• Scammers in terms of buying or selling? I’ve only ever bought and gone with my gut instinct – if it looks dodgy, bit probably is. Always see the item in person and pay them cash at time of delivery/pick-up.

      • I’m an oceanographer and have to say that’s almost plausible. In coastal waters, I often have mobile internet access and even colleagues in Antarctic waters have (limited, expensive) satellite internet access. But, having internet access, PayPal payments are possible.

    • I’ve typically used a combination of the two over the last couple of years.

      eBay still comes into its own when you looking for smaller goods that are easily shipped domestically or internationally into Australia. To date I haven’t found a better way to pickup commodity consumables on the cheap.

      Also worth noting, while eBay claims second hand goods make up a minority of their sales, I’d be willing to wager their growth has continued and continued, so while the share of second hand goods has dropped, theres probably as many second hand goods available on eBay as there ever was.

      Gumtree really is bread-and-butter in comparison, but the benefit of it, is that it allows you direct and easy communication with the seller to get the information you need. Definitely worthwhile for local transactions.

      • I used to use ebay for small consumer goods – mostly electronics – until I discovered dealextreme. It tends to have equal or lower prices, free international shipping, and (slightly) more quality control.

        ebay still wins when I’m looking for replacement parts, trying to find unusual items of clothing, and when I want a general indication of what something will sell for. It has it’s place, but it’s not my first port of call.

  • Seems to reflect my ebay buying patterns. I can’t really remember the last time I bought something second-hand off ebay. But in the last six months I’ve bought a computer, a set of headphones, exercise equipment, bed linen, plus various tech accessories and consummables, all brand new.

    Gumtree’s definitely the place for second hand goods, these days.

  • IMHO Ebay’s gone down hill from where it used to be. Back in the day when the net first came out and Ebay was still a baby (figorativly speaking).. it was great to have somewhere decent where you could sell stuff and have people auction for it and get the highest price. But in the past few years its near impossible to sell a product worth $1000 and get any thing more than $300 for it. Everyone wants to undercut everyone else like competitors in China selling the same stuff.. Of course they can do.. cuz they are the wholesalers or manufacturers. On the flip side I can see it good for consumers to go get new stuff on the cheap. But if you want to get rid of stuff that you have accumulated and auction it off… ebay is no longer the place to do it.. when it ‘used’ to do it realy well. A little bit of great history lost if you ask me.. u loose my vote ebay.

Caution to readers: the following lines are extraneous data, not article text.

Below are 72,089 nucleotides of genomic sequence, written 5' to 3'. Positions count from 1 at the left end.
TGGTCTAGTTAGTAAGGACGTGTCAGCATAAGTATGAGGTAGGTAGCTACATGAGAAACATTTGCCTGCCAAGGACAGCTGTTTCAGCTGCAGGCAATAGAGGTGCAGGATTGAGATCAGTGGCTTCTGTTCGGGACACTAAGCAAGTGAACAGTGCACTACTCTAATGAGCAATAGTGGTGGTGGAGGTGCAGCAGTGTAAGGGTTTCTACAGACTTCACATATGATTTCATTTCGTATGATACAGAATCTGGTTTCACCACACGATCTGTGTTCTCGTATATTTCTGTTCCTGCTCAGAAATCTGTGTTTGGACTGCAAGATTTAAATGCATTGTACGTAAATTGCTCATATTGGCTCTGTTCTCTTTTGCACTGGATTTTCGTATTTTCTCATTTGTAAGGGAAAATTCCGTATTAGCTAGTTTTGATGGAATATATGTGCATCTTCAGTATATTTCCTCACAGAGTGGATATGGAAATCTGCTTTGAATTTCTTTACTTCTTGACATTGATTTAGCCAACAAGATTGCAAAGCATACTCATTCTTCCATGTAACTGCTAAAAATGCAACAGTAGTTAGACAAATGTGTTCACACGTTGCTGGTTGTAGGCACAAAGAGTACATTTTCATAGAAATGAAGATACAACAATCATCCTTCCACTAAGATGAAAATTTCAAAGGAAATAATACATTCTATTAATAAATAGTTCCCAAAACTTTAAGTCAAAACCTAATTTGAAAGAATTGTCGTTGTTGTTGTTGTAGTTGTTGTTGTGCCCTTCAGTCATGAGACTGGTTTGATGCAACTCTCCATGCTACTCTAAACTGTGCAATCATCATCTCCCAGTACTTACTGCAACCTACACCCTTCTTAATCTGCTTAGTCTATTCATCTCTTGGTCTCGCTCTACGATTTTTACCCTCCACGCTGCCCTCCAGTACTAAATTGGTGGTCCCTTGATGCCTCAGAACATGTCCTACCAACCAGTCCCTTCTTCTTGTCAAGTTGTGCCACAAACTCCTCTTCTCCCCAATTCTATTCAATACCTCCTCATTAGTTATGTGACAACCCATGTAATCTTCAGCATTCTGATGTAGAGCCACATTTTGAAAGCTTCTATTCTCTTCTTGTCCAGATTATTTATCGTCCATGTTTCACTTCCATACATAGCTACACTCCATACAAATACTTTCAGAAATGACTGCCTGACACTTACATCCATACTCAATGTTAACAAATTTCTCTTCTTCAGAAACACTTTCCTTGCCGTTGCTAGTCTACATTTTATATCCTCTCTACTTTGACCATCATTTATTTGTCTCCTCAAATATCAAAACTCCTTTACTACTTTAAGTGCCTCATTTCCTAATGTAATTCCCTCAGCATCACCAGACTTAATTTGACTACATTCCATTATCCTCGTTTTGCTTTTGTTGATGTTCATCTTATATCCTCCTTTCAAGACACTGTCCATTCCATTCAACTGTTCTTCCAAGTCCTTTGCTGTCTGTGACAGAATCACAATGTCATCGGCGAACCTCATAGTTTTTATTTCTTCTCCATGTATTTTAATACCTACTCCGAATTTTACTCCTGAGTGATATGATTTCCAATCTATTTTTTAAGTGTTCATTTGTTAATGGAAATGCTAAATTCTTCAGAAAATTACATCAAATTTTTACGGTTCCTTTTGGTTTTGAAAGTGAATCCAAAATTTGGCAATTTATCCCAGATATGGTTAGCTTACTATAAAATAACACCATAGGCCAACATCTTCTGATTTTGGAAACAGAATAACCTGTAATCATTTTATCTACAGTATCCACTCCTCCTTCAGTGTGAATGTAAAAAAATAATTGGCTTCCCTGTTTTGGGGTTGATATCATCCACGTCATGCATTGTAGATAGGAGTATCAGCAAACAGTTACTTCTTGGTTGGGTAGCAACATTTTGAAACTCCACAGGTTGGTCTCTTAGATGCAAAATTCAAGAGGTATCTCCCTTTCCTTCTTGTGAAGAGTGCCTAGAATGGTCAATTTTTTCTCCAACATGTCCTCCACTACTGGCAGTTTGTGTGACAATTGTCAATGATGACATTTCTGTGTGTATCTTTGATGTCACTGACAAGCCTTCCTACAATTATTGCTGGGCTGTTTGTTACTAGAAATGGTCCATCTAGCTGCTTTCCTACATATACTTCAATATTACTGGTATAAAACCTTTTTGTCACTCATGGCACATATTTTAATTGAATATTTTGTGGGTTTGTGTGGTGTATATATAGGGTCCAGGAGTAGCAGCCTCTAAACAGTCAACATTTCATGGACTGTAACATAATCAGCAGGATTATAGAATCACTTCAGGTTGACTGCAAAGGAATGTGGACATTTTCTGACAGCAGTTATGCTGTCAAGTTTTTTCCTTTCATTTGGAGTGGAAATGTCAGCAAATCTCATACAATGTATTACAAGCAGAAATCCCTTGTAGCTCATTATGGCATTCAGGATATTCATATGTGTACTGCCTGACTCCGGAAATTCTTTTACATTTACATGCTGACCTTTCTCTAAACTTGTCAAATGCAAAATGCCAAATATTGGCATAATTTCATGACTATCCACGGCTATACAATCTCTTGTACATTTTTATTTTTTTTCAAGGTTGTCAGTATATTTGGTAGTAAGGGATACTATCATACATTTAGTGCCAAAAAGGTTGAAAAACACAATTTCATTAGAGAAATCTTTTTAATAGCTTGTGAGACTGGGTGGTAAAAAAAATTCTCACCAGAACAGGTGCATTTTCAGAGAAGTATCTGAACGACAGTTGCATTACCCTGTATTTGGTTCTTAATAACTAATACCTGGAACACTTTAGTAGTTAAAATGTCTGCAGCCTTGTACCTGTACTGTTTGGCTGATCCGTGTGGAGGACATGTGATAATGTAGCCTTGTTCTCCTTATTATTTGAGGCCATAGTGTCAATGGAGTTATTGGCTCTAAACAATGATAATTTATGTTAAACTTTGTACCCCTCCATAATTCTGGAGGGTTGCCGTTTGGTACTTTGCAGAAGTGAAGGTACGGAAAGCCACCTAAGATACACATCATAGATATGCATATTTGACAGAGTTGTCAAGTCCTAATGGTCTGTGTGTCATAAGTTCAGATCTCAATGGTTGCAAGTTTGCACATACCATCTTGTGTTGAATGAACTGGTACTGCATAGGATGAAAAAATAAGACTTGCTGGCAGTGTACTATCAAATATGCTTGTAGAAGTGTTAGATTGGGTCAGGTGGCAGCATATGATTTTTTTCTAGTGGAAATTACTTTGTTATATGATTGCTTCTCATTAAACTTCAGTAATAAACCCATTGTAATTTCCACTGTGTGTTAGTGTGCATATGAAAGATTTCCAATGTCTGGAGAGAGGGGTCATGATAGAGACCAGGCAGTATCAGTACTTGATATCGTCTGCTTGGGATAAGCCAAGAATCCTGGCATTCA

• exactly why ebay is still good.

      I recently bought a >$500 new electrical product from China on eBay, paid $170.

      It’s no longer a place to auction your stuff because you can buy a new product for less than what people expect to get for their used belongings.

      I dont care if it’s new or second hand – i just care about the lowest price.

      Also, someone should develop an online shopping aggregator

  • I noticed this the other day when I was looking for some old car parts, and there was basically nothing…but there was a Gumtree.com.au advert at the top of every page. Does eBay have a financial interest in Gum Tree?

  • eBay has gone from a “trading community” of equals, to a “shopping mall” of retailers and consumers. They have told sellers to offer “free”, shipping and work shipping and fees into price of items, Sellers profit margin goes down, buyers cost goes up, eBay lines their greedy pockets!

  • It was always in Ebay’s interest to own Gumtree, since listing and selling is totally free on there, and now Gumtree discourages posting items to buyers. This would really be bad news for ebay if Gumtree allowed it.